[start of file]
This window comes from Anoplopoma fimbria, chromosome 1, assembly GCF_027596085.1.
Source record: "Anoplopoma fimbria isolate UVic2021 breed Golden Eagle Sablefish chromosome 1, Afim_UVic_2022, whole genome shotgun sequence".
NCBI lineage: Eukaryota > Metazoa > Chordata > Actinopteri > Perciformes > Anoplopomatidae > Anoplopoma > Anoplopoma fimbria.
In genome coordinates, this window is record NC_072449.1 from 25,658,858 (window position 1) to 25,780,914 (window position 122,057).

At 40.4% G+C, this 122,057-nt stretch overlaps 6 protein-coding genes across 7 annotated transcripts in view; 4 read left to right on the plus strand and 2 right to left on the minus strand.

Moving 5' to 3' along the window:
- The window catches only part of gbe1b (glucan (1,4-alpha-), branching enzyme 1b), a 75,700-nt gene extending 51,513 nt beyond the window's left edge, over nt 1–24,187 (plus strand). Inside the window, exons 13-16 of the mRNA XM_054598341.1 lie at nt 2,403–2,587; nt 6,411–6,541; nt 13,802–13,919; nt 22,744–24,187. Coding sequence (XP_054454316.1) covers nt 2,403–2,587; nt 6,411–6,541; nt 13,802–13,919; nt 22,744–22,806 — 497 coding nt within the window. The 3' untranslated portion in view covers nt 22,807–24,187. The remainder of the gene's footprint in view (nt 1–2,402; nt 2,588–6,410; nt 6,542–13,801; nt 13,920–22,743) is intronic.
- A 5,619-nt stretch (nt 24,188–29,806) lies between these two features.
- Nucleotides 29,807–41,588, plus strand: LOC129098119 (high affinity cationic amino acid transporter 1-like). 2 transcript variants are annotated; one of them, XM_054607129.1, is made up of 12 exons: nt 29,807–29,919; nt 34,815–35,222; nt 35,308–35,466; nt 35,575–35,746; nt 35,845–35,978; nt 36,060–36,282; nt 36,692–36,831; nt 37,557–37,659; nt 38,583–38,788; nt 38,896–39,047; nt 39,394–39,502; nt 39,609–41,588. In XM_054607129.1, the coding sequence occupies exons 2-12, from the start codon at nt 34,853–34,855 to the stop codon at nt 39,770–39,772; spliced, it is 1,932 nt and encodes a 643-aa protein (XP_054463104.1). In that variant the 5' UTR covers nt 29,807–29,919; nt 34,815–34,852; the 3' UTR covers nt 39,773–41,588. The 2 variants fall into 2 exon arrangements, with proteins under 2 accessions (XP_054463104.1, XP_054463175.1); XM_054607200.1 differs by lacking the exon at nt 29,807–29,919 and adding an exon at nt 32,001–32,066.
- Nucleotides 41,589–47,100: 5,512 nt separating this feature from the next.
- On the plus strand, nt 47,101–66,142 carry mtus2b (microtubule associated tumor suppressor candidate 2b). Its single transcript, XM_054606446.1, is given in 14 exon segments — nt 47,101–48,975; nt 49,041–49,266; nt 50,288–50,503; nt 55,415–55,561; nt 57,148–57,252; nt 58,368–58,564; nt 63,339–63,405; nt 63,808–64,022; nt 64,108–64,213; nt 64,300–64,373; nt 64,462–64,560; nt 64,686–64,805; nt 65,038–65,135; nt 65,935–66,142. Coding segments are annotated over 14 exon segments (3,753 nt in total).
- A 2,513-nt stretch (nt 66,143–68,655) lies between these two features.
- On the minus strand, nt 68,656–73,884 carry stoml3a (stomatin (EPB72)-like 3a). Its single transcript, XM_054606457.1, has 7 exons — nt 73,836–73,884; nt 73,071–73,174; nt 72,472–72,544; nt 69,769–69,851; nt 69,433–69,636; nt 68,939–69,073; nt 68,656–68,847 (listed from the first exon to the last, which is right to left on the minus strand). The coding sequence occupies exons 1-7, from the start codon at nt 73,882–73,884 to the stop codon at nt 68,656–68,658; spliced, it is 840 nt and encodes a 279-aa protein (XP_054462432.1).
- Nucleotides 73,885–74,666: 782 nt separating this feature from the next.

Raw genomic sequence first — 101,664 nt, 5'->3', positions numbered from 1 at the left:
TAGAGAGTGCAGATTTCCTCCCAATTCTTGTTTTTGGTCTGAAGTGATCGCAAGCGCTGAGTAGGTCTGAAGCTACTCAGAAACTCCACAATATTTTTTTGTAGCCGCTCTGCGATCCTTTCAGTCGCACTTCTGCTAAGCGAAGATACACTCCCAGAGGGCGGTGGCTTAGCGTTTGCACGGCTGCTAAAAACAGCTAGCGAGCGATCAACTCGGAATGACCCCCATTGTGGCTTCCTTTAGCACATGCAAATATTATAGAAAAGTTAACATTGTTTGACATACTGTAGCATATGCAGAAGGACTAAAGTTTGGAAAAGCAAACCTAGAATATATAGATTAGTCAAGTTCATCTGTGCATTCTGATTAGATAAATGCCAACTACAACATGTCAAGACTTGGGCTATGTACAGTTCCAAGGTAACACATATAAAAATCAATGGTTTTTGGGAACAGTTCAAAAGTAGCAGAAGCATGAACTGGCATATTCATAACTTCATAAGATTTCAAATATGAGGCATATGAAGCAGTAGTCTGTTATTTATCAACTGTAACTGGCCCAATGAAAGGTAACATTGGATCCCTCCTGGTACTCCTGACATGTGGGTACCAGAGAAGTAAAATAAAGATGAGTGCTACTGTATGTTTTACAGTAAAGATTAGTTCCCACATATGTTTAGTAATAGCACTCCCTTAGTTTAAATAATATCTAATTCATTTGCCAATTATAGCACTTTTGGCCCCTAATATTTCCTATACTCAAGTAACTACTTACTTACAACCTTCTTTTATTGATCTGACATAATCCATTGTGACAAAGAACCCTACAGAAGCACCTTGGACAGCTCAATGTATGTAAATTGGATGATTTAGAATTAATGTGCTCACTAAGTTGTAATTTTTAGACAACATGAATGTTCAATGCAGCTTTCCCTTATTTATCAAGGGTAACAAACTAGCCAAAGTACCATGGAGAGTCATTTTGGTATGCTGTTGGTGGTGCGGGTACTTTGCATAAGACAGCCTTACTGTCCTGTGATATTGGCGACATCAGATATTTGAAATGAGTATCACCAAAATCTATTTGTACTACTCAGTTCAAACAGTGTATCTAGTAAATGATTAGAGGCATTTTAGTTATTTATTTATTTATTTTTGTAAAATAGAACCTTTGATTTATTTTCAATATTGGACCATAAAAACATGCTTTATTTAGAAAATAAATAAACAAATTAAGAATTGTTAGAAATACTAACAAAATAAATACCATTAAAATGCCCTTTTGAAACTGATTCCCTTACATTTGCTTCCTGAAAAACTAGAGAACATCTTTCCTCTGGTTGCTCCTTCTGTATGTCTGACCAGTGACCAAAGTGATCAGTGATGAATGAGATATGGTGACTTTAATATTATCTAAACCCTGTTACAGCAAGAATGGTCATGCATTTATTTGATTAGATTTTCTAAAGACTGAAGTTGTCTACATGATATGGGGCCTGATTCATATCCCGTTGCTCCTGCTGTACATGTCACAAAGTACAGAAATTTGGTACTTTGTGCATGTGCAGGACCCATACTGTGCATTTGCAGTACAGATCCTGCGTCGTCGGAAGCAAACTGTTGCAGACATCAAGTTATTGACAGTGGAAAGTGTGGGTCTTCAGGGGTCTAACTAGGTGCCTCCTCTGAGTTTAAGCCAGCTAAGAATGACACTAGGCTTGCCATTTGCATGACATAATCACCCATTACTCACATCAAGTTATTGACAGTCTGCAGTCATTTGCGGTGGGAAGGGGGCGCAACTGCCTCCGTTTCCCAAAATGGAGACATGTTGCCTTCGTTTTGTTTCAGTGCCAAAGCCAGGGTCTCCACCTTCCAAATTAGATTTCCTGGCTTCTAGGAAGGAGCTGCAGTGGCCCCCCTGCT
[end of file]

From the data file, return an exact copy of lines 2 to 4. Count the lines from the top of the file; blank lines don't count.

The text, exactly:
Source record: "Anoplopoma fimbria isolate UVic2021 breed Golden Eagle Sablefish chromosome 1, Afim_UVic_2022, whole genome shotgun sequence".
NCBI lineage: Eukaryota > Metazoa > Chordata > Actinopteri > Perciformes > Anoplopomatidae > Anoplopoma > Anoplopoma fimbria.
In genome coordinates, this window is record NC_072449.1 from 25,658,858 (window position 1) to 25,780,914 (window position 122,057).